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Supreme Court orders third murder trial

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State justices have overturned the murder convictions and ordered a third trial for a former state trooper accused of killing his wife and two young children in Southern Indiana almost a decade ago.

In a 4-1 decision today in David R. Camm v. State of Indiana, No. 87S00-0612-CR-499, a majority of justices found two reversible errors by the Warrick Superior judge who handled the murder retrial in 2006, in that he allowed the prosecution to use speculative evidence and out-of-court statements in proving its case. But finding sufficient evidence to support the three murder convictions, the justices have ordered a new trial in the high-profile case dating back to 2000.

The case involves the shooting deaths of David Camm's wife and their two children, ages 5 and 7, in their Georgetown home. Camm was first charged and convicted of murder by a Floyd Circuit Court jury in 2002, but the state's intermediate appellate court in 2004 overturned those convictions on grounds that the case was prejudiced by prosecutorial evidence regarding Camm's character. On retrial, the case was transferred to Warrick Superior Court and Camm was convicted three years ago and sentenced to life in prison without parole.

In its decision today, justices determined that Warrick Superior Judge Robert Aylsworth shouldn't have allowed prosecutors to raise the prospect that Camm had molested his young daughter, since no evidence was presented to connect the father to the molestation. Justices also took issue with the trial judge's allowance of statements that the defendant's wife had made to a friend regarding the time she expected Camm to be home on the night of the murders.

The court also addressed several other issues that may come up in another retrial, such as statements by a co-conspirator who's since been convicted; opinion testimony about bloodstain patterns at the murder scene; and a courtroom demonstration by a state expert witness.

Chief Justice Randall T. Shepard was the lone dissenter in this case, saying the majority hasn't considered the full scope of the "mountainous" evidence in this case and the appellate courts have too quickly glossed over his confessions of guilt and how 24 jurors have all credited the testimony and found him guilty.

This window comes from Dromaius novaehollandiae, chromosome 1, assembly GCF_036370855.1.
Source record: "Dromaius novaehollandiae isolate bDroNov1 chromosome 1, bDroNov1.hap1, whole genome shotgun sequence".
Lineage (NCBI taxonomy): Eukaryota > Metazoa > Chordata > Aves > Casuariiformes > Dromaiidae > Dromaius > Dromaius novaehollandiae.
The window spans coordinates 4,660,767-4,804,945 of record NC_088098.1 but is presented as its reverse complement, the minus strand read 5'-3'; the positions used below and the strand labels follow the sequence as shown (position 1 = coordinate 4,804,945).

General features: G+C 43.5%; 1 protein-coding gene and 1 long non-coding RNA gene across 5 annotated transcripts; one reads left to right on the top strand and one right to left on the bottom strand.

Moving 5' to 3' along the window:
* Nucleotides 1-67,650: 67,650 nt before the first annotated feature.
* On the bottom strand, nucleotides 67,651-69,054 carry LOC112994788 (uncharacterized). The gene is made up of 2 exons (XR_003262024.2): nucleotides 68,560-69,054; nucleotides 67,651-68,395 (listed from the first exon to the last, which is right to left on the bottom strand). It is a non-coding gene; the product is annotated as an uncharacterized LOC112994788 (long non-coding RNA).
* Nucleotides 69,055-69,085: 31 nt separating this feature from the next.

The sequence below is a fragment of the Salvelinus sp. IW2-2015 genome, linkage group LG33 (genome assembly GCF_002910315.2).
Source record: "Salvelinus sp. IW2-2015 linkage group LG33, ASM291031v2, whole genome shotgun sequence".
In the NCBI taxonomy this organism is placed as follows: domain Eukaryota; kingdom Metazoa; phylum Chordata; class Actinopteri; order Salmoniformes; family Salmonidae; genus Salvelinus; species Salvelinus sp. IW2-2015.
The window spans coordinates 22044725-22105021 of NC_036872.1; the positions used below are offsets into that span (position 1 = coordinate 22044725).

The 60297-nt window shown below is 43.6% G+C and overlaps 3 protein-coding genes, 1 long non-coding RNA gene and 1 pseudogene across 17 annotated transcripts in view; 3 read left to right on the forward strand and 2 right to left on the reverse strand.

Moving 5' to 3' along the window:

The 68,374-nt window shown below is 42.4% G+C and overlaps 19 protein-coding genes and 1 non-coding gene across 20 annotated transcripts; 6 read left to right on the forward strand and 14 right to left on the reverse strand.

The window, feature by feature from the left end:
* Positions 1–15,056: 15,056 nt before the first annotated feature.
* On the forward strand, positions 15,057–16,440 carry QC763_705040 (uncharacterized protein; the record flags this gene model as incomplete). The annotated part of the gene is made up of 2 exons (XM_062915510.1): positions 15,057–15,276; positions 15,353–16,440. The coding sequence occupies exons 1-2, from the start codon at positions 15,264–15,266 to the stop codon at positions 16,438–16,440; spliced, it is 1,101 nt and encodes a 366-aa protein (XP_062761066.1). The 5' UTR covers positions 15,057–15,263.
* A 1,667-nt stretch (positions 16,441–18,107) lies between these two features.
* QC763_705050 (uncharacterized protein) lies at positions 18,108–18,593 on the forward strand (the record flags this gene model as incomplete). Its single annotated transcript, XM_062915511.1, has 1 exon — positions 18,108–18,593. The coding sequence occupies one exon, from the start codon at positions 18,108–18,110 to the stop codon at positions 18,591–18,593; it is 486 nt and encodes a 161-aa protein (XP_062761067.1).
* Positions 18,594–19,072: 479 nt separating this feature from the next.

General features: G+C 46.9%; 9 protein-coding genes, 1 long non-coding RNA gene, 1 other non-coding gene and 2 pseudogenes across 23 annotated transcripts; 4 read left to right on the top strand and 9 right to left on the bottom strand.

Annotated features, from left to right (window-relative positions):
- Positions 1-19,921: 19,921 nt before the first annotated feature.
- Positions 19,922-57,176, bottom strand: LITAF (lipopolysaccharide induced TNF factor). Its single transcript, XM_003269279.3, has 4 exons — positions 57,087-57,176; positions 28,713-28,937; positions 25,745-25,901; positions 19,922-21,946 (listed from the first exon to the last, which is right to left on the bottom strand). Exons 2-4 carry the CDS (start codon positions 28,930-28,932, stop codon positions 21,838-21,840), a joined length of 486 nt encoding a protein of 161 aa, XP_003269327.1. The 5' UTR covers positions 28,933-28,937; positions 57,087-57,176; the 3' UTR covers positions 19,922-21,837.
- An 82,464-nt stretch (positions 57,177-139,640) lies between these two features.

"The system of justice seeks to provide a fair trial, but there is no entitlement to a perfect trial," he wrote. "I think the two reversals entered by the appellate courts in this case have unnecessarily sanitized the evidence against David Camm."

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  2. The practitioners and judges who hail E-filing as the Saviour of the West need to contain their respective excitements. E-filing is federal court requires the practitioner to cram his motion practice into pigeonholes created by IT people. Compound motions or those seeking alternative relief are effectively barred, unless the practitioner wants to receive a tart note from some functionary admonishing about the "problem". E-filing is just another method by which courts and judges transfer their burden to practitioners, who are the really the only powerless components of the system. Of COURSE it is easier for the court to require all of its imput to conform to certain formats, but this imposition does NOT improve the quality of the practice of law and does NOT improve the ability of the practitioner to advocate for his client or to fashion pleadings that exactly conform to his client's best interests. And we should be very wary of the disingenuous pablum about the costs. The courts will find a way to stick it to the practitioner. Lake County is a VERY good example of this rapaciousness. Any one who does not believe this is invited to review the various special fees that system imposes upon practitioners- as practitioners- and upon each case ON TOP of the court costs normal in every case manually filed. Jurisprudence according to Aldous Huxley.

  3. Any attorneys who practice in federal court should be able to say the same as I can ... efiling is great. I have been doing it in fed court since it started way back. Pacer has its drawbacks, but the ability to hit an e-docket and pull up anything and everything onscreen is a huge plus for a litigator, eps the sole practitioner, who lacks a filing clerk and the paralegal support of large firms. Were I an Indiana attorney I would welcome this great step forward.

  4. Can we get full disclosure on lobbyist's payments to legislatures such as Mr Buck? AS long as there are idiots that are disrespectful of neighbors and intent on shooting fireworks every night, some kind of regulations are needed.

  5. I am the mother of the child in this case. My silence on the matter was due to the fact that I filed, both in Illinois and Indiana, child support cases. I even filed supporting documentation with the Indiana family law court. Not sure whether this information was provided to the court of appeals or not. Wish the case was done before moving to Indiana, because no matter what, there is NO WAY the state of Illinois would have allowed an appeal on a child support case!

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